Suspended sentence for bankrupt who burnt cash owed
A bankrupt who claimed to have burnt nearly £70,000 in cash rather than pay insolvency practitioners has received a suspended prison term
21 Feb 2019
At Swansea Crown Court David Lowes-Bird was found guilty on of one count of fraudulent removal of property contrary to the Insolvency Act 1986 and sentenced to six months in prison, suspended for 12 months.
Over the course of a three-day trial, the court heard that Lowes-Bird was involved in a protracted legal dispute with a firm of insolvency practitioners. However, he lost the case in November 2014 and was ordered by the courts to pay £30,000 in costs.
Lowes-Bird had substantial debts and was unable to pay the insolvency practitioners. This resulted in him accepting a bankruptcy restriction undertaking lasting nine years, after the insolvency practitioners petitioned for his bankruptcy.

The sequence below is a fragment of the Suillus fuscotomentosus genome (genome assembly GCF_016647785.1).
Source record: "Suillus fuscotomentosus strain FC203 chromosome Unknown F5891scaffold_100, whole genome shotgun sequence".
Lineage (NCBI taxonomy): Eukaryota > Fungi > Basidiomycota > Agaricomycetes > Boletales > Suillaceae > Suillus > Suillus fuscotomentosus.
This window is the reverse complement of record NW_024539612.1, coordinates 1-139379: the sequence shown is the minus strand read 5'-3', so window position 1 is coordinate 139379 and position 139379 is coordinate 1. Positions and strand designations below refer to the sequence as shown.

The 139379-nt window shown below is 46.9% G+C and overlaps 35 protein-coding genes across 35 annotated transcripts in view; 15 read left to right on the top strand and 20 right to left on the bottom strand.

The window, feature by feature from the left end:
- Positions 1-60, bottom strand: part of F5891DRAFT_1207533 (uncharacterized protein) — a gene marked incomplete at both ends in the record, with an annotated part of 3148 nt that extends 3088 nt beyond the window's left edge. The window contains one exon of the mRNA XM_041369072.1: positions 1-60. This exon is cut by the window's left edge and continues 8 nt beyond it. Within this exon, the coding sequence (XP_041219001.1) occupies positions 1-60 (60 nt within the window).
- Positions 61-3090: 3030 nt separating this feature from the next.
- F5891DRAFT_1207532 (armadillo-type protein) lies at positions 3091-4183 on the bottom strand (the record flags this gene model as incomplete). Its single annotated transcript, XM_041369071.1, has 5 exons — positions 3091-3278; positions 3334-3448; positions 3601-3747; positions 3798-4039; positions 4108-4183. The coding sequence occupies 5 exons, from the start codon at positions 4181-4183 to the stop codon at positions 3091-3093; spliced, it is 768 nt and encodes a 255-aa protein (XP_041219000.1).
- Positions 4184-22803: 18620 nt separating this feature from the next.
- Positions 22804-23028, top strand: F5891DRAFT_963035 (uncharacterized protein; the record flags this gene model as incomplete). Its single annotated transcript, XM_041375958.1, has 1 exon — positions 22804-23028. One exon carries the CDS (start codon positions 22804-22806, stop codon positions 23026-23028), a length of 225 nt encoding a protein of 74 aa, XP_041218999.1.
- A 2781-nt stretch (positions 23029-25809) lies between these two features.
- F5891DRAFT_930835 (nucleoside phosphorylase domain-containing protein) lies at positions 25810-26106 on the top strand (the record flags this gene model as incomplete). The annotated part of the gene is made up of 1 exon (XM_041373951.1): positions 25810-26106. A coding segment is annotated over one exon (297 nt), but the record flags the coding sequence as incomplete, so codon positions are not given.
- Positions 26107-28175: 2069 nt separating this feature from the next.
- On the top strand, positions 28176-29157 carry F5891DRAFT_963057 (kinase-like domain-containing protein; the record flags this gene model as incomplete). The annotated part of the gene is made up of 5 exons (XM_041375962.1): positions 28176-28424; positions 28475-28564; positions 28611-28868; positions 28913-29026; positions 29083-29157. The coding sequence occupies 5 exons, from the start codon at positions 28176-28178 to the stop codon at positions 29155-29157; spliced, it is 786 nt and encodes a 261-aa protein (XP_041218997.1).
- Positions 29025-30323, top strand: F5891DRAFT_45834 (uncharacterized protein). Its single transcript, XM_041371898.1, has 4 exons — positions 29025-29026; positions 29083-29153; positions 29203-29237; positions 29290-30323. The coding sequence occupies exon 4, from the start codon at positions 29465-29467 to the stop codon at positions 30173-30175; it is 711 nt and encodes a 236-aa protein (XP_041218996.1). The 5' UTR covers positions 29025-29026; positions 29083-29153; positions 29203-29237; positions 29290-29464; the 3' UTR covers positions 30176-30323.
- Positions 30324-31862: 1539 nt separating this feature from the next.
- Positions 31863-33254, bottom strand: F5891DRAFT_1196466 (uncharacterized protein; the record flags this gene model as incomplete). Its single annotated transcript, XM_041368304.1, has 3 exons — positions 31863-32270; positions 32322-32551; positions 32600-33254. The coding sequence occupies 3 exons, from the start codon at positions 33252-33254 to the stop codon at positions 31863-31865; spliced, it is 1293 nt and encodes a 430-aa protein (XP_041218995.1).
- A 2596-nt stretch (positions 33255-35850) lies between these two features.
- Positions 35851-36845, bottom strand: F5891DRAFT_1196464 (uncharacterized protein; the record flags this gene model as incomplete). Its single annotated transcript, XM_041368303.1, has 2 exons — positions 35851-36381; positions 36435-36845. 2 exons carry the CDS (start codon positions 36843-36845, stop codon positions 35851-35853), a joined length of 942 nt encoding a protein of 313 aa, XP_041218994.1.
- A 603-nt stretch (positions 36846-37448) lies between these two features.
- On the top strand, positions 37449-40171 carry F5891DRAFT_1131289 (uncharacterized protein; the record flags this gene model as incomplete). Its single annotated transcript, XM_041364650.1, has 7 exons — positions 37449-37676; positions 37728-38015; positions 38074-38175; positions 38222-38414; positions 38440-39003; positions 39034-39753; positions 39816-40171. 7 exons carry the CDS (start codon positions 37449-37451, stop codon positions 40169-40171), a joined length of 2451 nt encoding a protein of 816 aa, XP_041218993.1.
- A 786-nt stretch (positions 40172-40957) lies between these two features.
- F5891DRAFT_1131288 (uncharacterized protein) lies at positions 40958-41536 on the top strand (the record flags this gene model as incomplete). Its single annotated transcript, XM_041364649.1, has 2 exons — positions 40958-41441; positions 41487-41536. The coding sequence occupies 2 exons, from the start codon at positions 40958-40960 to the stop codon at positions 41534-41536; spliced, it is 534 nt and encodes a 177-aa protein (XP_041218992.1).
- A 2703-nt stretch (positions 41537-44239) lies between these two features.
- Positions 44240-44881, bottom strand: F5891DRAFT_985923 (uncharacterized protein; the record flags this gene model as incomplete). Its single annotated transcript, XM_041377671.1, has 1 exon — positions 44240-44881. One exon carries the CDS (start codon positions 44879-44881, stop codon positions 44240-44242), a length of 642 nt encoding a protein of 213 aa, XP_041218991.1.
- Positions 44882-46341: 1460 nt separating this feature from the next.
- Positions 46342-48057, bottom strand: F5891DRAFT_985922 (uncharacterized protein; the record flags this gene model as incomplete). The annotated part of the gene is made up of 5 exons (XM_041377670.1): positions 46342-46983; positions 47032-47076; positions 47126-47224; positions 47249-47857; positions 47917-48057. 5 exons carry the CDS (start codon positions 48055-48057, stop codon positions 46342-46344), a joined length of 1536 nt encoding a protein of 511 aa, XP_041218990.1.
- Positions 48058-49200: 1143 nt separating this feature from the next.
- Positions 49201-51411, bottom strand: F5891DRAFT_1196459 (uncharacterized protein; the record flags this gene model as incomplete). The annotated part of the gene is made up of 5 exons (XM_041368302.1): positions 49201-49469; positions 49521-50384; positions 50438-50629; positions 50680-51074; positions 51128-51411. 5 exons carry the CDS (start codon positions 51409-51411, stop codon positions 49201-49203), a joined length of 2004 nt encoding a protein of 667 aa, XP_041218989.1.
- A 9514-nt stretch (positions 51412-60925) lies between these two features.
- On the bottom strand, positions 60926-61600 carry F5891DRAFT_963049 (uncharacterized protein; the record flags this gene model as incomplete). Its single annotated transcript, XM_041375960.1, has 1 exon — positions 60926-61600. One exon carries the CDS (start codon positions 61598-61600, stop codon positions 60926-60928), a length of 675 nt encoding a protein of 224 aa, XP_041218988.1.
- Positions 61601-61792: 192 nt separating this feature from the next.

Around the same time, Lowes-Bird received nearly £80,000 in an insurance pay-out and this should have gone to the Official Receiver in order to pay his creditors, including the insolvency practitioners he had previously been ordered to pay costs to.
Upon realising this, however, he removed the £80,000 from his account and claimed to the Official Receiver that he burned it in order to prevent the insolvency practitioners at all costs from receiving it.
While giving evidence in court, Lowes-Bird changed his story and claimed he burnt £30,000 and had given a large part of the remaining insurance pay-out to charity, although he offered no evidence of this.
Upon sentence, Mr Recorder Mills said that Lowes-Bird’s actions were ‘wicked, arrogant and actually very stupid’.
Glenn Wicks, chief investigator for the Insolvency Service, said: ‘David Lowes-Bird could have paid the £30,000 debt owed to the insolvency practitioners. However, his hatred towards them and sense of injustice was his motive, which ultimately led to his downfall.’
Report by Pat Sweet